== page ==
High-Intensity Intermittent Training in Hypoxia

Abstract : Brocherie, F, Girard, O, Faiss, R, and Millet, GP. High-intensity intermittent training in hypoxia: A double-blinded, placebo-controlled field study in youth football players. J Strength Cond Res 29(1): 226–237, 2015—This study examined the effects of 5 weeks (;60 minutes per training, 2 d$wk 21) of run-based high-intensity repeated-sprint ability (RSA) and explosive strength/agility/sprint training in either normobaric hypoxia repeated sprints in hypoxia (RSH; inspired oxygen fraction [F I O 2 ] = 14.3%) or repeated sprints in normoxia (RSN; F I O 2 = 21.0%) on physical performance in 16 highly trained, under-18 male footballers. For both RSH (n = 8) and RSN (n = 8) groups, lower-limb explosive power, sprinting (10–40 m) times, maximal aerobic speed, repeated-sprint (10 3 30 m, 30-s rest) and repeated-agility (RA) (6 3 20 m, 30-s rest) abilities were evaluated in normoxia before and after supervised training. Lower-limb explosive power (+6.5 6 1.9% vs. +5.0 6 7.6% for RSH and RSN, respectively; both p , 0.001) and performance during maximal sprinting increased (from 26.6 6 2.2% vs. 24.3 6 2.6% at 10 m to 21.7 6 1.7% vs. 21.3 6 2.3% at 40 m for RSH and RSN, respectively ; p values ranging from ,0.05 to ,0.01) to a similar extent in RSH and RSN. Both groups improved best (23.0 6 1.7% vs. 22.3 6 1.8%; both p # 0.05) and mean (23.2 6 1.7%, p , 0.01 vs. 21.9 6 2.6%, p # 0.05 for RSH and RSN, respectively) repeated-sprint times, whereas sprint decrement did not change. Significant interactions effects (p # 0.05) between condition and time were found for RA ability– related parameters with very likely greater gains (p # 0.05) for RSH than RSN (initial sprint: 4.4 6 1.9% vs. 2.0 6 1.7% and cumulated times: 4.3 6 0.6% vs. 2.4 6 1.7%). Maximal aerobic speed remained unchanged throughout the protocol. In youth highly trained football players, the addition of 10 repeated-sprint training sessions performed in hypoxia vs. nor-moxia to their regular football practice over a 5-week in-season period was more efficient at enhancing RA ability (including direction changes), whereas it had no additional effect on improvements in lower-limb explosive power, maximal sprinting, and RSA performance.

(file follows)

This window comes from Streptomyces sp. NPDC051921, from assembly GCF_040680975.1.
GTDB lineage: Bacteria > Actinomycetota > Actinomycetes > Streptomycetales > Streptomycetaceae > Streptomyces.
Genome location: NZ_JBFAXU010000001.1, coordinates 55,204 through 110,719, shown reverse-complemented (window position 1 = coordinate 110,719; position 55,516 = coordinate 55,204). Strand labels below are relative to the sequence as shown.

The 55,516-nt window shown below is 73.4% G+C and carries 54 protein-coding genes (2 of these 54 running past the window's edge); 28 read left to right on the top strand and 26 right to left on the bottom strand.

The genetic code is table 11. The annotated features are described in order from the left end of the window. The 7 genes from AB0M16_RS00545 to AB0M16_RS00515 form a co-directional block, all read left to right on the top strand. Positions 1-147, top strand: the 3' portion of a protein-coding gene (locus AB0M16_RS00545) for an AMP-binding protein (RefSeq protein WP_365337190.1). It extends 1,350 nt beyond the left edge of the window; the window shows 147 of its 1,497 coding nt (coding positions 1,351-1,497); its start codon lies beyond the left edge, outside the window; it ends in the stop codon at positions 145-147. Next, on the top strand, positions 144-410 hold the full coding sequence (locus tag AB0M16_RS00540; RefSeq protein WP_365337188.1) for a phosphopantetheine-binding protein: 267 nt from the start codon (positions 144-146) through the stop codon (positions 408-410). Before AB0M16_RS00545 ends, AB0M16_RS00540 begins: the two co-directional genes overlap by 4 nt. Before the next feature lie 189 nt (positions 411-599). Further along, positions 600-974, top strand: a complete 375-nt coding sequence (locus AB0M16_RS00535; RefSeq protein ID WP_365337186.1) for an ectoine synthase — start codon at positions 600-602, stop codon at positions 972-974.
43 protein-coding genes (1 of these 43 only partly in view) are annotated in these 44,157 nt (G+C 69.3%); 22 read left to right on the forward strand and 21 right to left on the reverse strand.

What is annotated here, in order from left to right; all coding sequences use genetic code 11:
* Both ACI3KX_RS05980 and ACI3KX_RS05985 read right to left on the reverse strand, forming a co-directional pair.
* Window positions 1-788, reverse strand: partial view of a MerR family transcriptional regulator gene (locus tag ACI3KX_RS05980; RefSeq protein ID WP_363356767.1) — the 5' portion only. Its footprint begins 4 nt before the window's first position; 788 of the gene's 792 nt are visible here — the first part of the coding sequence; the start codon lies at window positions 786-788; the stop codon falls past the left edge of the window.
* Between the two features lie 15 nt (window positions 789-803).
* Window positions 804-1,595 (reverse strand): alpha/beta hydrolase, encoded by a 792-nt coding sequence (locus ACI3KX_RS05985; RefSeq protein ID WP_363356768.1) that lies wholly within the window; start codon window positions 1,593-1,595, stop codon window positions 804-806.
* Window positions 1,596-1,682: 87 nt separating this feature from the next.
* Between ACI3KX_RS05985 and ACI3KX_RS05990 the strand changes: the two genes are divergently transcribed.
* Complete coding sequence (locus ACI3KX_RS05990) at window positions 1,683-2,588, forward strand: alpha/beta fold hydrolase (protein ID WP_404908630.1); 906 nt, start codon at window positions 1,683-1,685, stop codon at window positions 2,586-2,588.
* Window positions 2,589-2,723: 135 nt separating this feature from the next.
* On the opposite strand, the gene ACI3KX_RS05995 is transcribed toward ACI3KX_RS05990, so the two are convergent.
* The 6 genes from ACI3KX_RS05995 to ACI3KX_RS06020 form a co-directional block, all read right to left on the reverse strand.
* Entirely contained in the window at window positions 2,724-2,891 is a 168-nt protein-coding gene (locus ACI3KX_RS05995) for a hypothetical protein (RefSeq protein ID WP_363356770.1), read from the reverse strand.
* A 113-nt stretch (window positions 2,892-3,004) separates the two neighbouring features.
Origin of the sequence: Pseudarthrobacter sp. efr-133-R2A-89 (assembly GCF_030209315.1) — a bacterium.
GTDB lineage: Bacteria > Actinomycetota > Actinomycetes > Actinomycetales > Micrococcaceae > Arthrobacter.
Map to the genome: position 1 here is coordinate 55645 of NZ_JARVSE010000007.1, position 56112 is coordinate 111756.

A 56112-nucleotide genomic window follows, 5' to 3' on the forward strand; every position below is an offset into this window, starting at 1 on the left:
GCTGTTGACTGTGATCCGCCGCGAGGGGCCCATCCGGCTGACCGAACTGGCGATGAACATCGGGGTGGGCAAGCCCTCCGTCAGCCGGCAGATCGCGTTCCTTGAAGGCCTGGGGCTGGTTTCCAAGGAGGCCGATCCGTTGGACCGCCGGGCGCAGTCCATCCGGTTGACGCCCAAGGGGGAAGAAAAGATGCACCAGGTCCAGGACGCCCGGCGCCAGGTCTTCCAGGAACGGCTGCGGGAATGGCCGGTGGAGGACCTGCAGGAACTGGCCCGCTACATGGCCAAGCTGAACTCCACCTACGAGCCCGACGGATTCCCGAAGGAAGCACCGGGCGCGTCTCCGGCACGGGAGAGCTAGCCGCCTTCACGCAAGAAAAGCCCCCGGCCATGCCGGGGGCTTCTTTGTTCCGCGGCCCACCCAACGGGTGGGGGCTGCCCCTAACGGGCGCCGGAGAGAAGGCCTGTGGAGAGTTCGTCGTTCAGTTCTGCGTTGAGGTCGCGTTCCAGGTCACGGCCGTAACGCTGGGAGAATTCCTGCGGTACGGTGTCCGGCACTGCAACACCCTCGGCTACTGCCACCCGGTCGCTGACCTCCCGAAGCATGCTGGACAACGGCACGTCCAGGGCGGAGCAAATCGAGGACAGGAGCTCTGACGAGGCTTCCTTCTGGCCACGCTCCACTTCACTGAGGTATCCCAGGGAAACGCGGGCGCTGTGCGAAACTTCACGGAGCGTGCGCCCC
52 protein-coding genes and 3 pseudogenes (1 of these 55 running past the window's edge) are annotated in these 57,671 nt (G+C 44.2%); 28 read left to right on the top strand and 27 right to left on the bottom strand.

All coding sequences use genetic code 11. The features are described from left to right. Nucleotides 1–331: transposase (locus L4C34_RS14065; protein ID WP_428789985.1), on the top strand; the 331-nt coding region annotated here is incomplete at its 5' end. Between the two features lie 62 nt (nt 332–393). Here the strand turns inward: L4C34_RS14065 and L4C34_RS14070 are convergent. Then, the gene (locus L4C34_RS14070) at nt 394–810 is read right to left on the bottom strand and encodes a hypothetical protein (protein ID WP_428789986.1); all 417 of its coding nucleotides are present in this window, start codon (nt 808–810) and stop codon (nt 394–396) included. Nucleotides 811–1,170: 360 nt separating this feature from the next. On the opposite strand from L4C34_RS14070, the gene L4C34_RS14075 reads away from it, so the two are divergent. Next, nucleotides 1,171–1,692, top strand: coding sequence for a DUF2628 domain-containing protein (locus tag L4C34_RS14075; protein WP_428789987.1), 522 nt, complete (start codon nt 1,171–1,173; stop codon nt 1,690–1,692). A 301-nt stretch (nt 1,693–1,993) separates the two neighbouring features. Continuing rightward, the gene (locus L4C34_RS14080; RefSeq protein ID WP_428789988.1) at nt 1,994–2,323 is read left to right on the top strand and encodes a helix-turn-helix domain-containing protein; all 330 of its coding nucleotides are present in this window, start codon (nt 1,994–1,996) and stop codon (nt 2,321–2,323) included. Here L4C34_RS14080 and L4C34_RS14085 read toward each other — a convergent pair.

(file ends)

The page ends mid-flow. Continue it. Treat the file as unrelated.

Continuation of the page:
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Franck Brocherie, Olivier Girard, Grégoire P. Millet, Raphael Faiss. High-Intensity Intermittent Training in Hypoxia. Journal of Strength and Conditioning Research, Lippincott, Williams & Wilkins, 2015, 29, pp.226 - 237. ⟨10.1519/JSC.0000000000000590⟩. ⟨hal-01494595⟩

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